Sunday, October 27, 2013


My sister brought me some - a lot of - beautiful macadamias from Australia where they grow abundantly. Macadamias are the only native Australian food crop to be commercialized. A couple of years ago, while driving around the Nightcap National Park area, we passed dozens of macadamia orchards where folks had baskets of tree-fresh macadamia nuts set out on tables, to be paid for on an honor system. Most people, particularly in North America and around associate Hawai'i with macadamia nuts but in fact they were introduced to Hawai'i in the late 1800s as a wind shield for sugar cane crops. They were, however, commercialized in Hawai'i well before Australia, which is why they're associated with Hawai'i more than Australia.

So anyway I had all these macadamias sitting around and I thought why not do a butter with these beauties - and add in coconut and sweeten the whole lot with plump Halawi dates I had in the fridge. I happened to have 6 dates left so I put them all in, but if you want a sweeter butter, add more! Medjool dates which are most commonly available would probably work well, although I think Halawi is a more fragrant and soft date and any similar date if you can get it, would be just as good.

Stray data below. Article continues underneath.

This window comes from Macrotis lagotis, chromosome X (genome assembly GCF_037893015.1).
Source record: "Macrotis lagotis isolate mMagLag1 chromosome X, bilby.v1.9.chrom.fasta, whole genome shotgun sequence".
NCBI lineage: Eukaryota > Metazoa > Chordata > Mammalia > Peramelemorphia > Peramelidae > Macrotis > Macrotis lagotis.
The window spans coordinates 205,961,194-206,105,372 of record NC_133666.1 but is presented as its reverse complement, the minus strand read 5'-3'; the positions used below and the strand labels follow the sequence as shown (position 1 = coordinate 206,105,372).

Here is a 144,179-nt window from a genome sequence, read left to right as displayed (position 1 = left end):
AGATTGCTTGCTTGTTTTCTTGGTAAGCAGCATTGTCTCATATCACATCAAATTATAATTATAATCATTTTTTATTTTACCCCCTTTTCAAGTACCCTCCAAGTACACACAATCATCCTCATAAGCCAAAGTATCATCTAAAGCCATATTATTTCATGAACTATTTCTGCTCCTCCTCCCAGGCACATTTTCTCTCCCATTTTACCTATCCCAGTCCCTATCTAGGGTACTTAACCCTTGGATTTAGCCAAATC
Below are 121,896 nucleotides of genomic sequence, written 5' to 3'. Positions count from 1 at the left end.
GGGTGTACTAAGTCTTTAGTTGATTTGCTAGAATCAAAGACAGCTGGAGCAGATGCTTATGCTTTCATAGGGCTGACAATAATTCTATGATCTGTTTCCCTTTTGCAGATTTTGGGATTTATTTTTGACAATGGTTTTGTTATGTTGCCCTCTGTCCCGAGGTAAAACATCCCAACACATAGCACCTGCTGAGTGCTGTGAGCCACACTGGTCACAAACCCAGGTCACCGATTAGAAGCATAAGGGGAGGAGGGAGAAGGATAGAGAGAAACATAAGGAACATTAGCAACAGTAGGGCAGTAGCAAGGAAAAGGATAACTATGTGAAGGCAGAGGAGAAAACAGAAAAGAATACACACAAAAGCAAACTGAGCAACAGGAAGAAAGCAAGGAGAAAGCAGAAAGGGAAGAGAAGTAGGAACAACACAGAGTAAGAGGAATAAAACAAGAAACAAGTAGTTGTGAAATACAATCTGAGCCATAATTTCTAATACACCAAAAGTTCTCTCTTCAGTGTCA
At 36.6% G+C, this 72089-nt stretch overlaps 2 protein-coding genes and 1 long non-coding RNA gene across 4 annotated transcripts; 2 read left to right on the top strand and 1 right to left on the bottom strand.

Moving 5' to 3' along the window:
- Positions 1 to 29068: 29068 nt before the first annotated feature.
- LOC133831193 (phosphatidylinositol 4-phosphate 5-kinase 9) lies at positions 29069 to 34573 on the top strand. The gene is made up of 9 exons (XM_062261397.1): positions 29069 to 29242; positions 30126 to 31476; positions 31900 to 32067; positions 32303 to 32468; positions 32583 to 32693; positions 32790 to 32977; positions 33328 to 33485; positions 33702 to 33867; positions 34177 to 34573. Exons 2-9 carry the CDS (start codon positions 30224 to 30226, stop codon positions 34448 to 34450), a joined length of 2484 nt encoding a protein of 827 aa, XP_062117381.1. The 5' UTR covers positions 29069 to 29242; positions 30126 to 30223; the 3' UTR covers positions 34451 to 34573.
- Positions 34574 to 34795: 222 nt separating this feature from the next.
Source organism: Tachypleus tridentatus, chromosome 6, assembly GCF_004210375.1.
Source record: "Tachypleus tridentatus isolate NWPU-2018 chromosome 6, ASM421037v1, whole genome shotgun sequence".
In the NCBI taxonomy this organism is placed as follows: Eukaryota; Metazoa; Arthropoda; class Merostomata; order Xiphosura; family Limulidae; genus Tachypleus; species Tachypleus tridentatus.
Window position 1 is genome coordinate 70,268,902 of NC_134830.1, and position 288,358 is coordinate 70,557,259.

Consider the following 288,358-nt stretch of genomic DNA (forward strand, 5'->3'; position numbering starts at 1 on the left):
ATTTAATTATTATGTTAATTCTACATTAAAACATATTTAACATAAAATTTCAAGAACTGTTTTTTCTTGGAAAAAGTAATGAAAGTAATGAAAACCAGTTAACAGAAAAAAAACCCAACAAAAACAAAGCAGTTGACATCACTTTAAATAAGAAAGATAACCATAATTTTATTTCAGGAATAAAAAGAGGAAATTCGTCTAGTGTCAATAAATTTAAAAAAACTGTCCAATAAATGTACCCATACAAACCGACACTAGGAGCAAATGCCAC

Macadamias are quite soft and unctuous compared to, say, almonds or pistachios, and will turn into butter more easily. I add salt to my nut butters if I am using unsalted nuts because salt enhances the flavour of the nut butter. You can certainly omit the salt if you wish.

I like this butter with pear and apple wedges but I sometimes have it on a cracker or in my breakfast rolled oats which I always soak overnight with fruits and nuts or nut butter.

Macadamia Coconut Butter
Makes: approximately 1-1/2 cup

- 2 cups (250 grams) macadamia nuts, toasted or raw
- 6 pitted Halawi dates, or any soft date variety of your choice
- 3 tbsp unsweetened dried coconut, shredded or flaked
- 1/2 tsp good quality salt, I use Himalayan pink salt

1. Put everything in a food processor and pulse until you have a nearly smooth butter, with some date flecks. You will need to occasionally push the ground mix of dates, nuts, and coconut back into the bowl of the food processor, as shown in my almond butter post.
2. Enjoy!

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